Guaranteeing the learning - that learning is possible and that the trainer has the ability
to teach adding to self-efficacy (judgments people have about their ability to
successfully perform a specific task and that it is a key factor in the success of the
training program
Building interest and showing personal advantage training will lead to something
positive creates the opportunity to design rewards like more self-esteem, easier
work, higher-level work, less routine, more control over work, greater opportunity or
security (WHIFM)
To identify those who are not responding diffuse resistance train employees in order of
their perceived enthusiasm when people see others enjoying the rewards of training they
are more likely to agree to be trained
Two. Instruction
Telling, showing, explaining and demonstrating
Show the trainee how to perform the job
Present only as much as one can absorb
Repeat step one if necessary
Explain why and how, point out possible difficulties and safety procedures and
encourage questions
Repeat the and explain key points in more detail
Safety, show how the job fits into larger systems, show why the job is important
Repeat step 2 if needed and encourage questions
Allow the trainee the see the whole job again
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Three. Performance
Traiee perfors the task uder the traier’s guidae ad the traier proides feedak
and reinforcement
Ask the trainee to perform less difficult parts of the job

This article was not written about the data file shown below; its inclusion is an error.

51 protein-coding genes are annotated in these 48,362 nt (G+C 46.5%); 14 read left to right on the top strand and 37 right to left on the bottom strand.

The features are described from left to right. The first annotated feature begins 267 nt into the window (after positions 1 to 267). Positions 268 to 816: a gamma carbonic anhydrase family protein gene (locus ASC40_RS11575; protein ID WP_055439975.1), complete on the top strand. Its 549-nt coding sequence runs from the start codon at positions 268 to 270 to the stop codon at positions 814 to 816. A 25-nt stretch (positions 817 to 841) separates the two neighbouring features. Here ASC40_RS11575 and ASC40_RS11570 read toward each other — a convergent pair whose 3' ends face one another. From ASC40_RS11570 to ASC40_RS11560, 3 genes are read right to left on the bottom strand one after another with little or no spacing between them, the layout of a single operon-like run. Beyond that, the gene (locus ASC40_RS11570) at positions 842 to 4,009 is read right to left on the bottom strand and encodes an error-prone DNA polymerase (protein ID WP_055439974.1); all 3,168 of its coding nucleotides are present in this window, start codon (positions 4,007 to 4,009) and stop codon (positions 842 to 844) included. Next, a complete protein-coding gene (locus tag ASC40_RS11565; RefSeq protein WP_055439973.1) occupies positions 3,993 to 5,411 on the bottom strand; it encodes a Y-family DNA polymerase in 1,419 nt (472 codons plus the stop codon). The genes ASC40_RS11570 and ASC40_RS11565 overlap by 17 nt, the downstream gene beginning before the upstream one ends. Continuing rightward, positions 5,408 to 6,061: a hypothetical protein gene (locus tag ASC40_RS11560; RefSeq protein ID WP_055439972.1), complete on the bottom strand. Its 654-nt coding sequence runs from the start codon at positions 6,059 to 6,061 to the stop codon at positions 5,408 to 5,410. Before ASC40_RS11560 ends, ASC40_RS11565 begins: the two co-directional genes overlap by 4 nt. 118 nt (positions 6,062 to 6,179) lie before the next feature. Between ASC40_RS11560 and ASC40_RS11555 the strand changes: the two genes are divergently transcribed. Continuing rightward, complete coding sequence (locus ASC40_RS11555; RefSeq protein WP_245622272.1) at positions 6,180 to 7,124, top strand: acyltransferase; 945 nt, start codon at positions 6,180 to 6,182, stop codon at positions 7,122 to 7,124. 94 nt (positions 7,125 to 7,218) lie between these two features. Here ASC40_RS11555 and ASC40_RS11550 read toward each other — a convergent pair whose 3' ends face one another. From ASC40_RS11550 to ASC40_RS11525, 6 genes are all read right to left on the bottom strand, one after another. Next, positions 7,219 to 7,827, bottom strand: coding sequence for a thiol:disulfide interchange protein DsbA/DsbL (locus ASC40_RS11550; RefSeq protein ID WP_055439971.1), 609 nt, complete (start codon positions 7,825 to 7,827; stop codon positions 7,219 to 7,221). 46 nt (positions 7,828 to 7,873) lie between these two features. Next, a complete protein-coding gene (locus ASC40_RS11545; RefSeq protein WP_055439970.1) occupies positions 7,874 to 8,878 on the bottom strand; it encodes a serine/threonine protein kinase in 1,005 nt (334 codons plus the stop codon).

Allow the trainee to perform the entire job
Four. Follow-Up
Moitorig the traiee’s performance provide support and feedback gradually taper off
instruction as the employee gains confidence and skills
Tips for Trainers
Set of rules based on three British National Training Award winners
Job instruction training should not be managed differently than other types of training
Should be integrated with other training methods
Ownership must be maintained even when constraints are used
Trainers must be chosen with care and trained properly
SMEs may need a train-the-trainer program
Must want to be trainers and have good communication skills patience and respect for
differences in the ability to learn since the trainer sets mood of the experience
Trainers must be recognized and rewarded for training others not necessarily just an increased
pay
Adding variety to work, respect from new employees, training certificates and the prospect
of promotion/cross training
Performance Aids
A device at the job site that helps an employee perform their job increase the chances of
employee application useful when performance is difficult or infrequent or done slowly or
consequences of poor performance are serious routine trouble shooting and repair responses
can be performed more quickly with less frustration ca’t rely o eory if they ust reat
quickly
Signs/prompts, trouble-shooting aids, instructions in sequence, a special tool or gauge,
flashards, posters ad heklists (hih a e reieed y aagers util it is’t eessary
anymore)
Audio aids must communicate intent eg. buzzer alarm
Training Today 7.1 Operating Room Checklist
Developed by WHO surgical safety list requires surgeons to perform safety checks at three
times during the surgical procedures before induction of anaesthesia (sign in), before skin
incision (time out), and before the patient leaves the operating room (Sign out)
Total of 19 checks a checklist coordinator is needed to confirm
Use resulted in one-third fewer surgery related-deaths and complications
Considered a no-cost innovation and one of the most significant safeguards
Job Rotation
Trainees are exposed to different jobs, functions, and areas within an organization broadens an
idiidual’s koledge ad skills y proidig the ith ultiple perspectives and areas of
expertise